Apart from Felix, the only characters who come off well in the movie are other Old Hollywood types: a lecherous alcoholic director (William Holden), a Dr. Feelgood type (Robert Preston, who is so good in this movie that he makes it worth watching even to people who hate the rest of it), and a publicist (Robert Webber). None of these guys are admirable, but they have the one quality that Edwards identifies with the Old Hollywood: loyalty. They're the only people in the movie who give a damn about Felix when they don't have to.
This is pretty bitter stuff, but it's bitterness vintage 1973; by 1981 Hollywood was changing again, and a lot of the things that S.O.B. is about -- the jettisoning of old pros, the contempt for craftsmanship, the race to make movies sleazier -- had been replaced by new things, such as the rise of the Blockbuster. A movie where the characters talk about Last Tango in Paris when they want to talk about What's New in cinema is not a movie that's exactly in step with the times. The movie would have been stronger if Edwards had just made it a period piece, a snapshot of the way things looked to him in 1973. As it is, it's a Hollywood satire that doesn't have a particular period in Hollywood history to satirize. And made from the vantage point of someone who was by then a re-established success, it seems a little petty.
But viewed as a movie about '70s Hollywood, S.O.B. is pretty interesting as a glimpse of how this era -- now routinely referred to as a Golden Age -- looked to a lot of the old-school professionals who saw their talents rejected as old hat (Dennis Hopper famously snarled to George Cukor: "We're going to bury you!") and their movies re-cut to fit the tastes of the Easy Rider audience. And I think a movie like this goes some way toward answering the question of why Edwards' career has been so uneven: he always comes across as an old-school director who was born too late. His movies are shot through with a nostalgia for the "classical" cinema of the studio-system era, with their stylized dialogue and their carefully composed shots and lighting. Instead Edwards had to make his movies in the collapsing studio system of the '60s, the free-for-all of the '70s, and the corporate '80s; this was a time when it was hard for old-style professionals to know what the studios wanted or what audiences wanted. And that's what I sense in a lot of Edwards' bad jokes and bad movies: a certain contempt for the audience and for the people who are paying for the movie. This even carries over into his better movies; 10 is an aria of contempt for youth and people who are obsessed with youth; the inclusion of nudity comes off as, again, a contemptuous gesture toward audiences that seemed to want that sort of thing. (I don't think it's a complete coincidence that Edwards' personal favorite of his later movies, Victor/Victoria, is scrupulously PG-rated in terms of its content.) S.O.B. is a funny movie, but it does sum up a problem with Edwards' career: it's one thing for a filmmaker to dislike Hollywood, but it's quite another thing for a filmmaker to dislike the people who pay to see movies. And the overall message of S.O.B. seems to be: people want crap, might as well give it to them. It's not a formula for a completely successful movie career.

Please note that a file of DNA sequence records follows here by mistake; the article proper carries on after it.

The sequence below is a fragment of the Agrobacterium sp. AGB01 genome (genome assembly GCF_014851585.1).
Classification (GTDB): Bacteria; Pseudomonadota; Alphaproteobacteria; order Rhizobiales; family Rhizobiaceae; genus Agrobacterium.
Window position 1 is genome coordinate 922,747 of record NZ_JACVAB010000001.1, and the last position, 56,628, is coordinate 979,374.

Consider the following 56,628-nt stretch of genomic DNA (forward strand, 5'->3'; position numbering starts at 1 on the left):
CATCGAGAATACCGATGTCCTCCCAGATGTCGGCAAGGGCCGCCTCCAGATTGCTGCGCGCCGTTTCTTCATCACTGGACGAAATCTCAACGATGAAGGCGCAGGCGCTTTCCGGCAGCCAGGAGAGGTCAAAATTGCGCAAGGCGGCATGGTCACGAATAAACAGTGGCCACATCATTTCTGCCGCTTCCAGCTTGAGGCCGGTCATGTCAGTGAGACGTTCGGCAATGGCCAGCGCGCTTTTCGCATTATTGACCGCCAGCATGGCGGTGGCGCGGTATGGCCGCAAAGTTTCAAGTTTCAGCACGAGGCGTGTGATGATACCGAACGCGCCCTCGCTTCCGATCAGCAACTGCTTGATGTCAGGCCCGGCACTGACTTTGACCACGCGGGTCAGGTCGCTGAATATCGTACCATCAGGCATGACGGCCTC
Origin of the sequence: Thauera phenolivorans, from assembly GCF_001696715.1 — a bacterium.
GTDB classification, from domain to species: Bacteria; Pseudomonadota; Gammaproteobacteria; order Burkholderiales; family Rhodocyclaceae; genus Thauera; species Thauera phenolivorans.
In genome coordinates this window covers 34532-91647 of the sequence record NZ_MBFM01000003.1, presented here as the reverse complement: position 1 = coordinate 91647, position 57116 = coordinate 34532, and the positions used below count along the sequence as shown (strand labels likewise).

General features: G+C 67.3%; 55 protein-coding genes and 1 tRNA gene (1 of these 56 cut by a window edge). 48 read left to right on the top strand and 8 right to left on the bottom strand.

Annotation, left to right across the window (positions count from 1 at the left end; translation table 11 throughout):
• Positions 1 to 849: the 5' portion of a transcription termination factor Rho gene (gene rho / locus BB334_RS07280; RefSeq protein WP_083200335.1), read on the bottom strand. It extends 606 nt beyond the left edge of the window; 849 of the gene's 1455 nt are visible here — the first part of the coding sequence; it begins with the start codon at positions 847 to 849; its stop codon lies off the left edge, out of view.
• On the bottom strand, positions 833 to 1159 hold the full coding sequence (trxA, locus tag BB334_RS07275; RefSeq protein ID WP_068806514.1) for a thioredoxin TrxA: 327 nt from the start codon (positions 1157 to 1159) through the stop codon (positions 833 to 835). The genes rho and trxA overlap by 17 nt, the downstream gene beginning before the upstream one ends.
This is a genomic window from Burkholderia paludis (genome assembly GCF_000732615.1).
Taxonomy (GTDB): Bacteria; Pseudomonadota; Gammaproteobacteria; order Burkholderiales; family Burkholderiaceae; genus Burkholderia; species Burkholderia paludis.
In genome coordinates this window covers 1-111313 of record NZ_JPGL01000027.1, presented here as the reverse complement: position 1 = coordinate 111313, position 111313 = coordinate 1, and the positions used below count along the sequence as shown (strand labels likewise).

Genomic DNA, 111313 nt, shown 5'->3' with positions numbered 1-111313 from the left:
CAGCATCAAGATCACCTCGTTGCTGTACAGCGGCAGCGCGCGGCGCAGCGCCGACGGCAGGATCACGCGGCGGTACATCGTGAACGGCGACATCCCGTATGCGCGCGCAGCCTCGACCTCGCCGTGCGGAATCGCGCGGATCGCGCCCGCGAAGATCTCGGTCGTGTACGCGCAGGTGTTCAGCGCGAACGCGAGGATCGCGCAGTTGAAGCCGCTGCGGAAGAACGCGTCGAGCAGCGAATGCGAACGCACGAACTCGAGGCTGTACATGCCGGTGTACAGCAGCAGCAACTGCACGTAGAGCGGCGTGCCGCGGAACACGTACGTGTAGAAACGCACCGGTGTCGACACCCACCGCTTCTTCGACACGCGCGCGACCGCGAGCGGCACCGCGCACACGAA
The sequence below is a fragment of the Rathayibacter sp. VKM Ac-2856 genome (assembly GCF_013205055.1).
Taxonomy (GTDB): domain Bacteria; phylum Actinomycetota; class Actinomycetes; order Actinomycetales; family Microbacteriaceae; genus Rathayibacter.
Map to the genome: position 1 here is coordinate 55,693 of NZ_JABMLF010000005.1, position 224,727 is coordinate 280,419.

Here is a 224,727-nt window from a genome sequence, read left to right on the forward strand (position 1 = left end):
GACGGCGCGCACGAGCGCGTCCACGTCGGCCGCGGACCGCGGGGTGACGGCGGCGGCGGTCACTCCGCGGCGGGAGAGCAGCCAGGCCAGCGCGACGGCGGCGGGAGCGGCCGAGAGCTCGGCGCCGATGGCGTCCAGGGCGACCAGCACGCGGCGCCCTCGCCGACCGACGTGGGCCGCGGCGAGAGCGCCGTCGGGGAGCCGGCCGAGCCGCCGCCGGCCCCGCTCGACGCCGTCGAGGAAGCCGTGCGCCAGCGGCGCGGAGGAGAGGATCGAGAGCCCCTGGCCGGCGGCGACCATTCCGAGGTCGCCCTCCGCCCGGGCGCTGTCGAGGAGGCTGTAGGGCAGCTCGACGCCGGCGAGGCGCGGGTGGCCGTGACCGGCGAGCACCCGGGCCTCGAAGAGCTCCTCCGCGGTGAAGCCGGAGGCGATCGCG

One more thing: has anyone ever noticed the similarities between S.O.B. and Network (which was written after S.O.B. but filmed five years before)? Don't read any further if you don't want the endings spoiled, but:
- Network, written by a guy who rose to prominence in the '50s, is about an old pro (Peter Finch) who has no place in the new, cutthroat business run by amoral opportunists. The old pro fails miserably and goes nuts (and the only character who can communicate with him is his wizened old-pro buddy played by William Holden). But in his dementia, he comes up with something that appeals to the public. The amoral opportunists step in to exploit him. He dies in the end.
- S.O.B., written by a guy who rose to prominence in the '50s, is about an old pro (Richard Mulligan) who has no place in the new, cutthroat business run by amoral opportunists. The old pro fails miserably and goes nuts (and the only character who can communicate with him is his wizened old-pro buddy played by William Holden). But in his dementia, he comes up with something that appeals to the public. The amoral opportunists step in to exploit him. He dies in the end.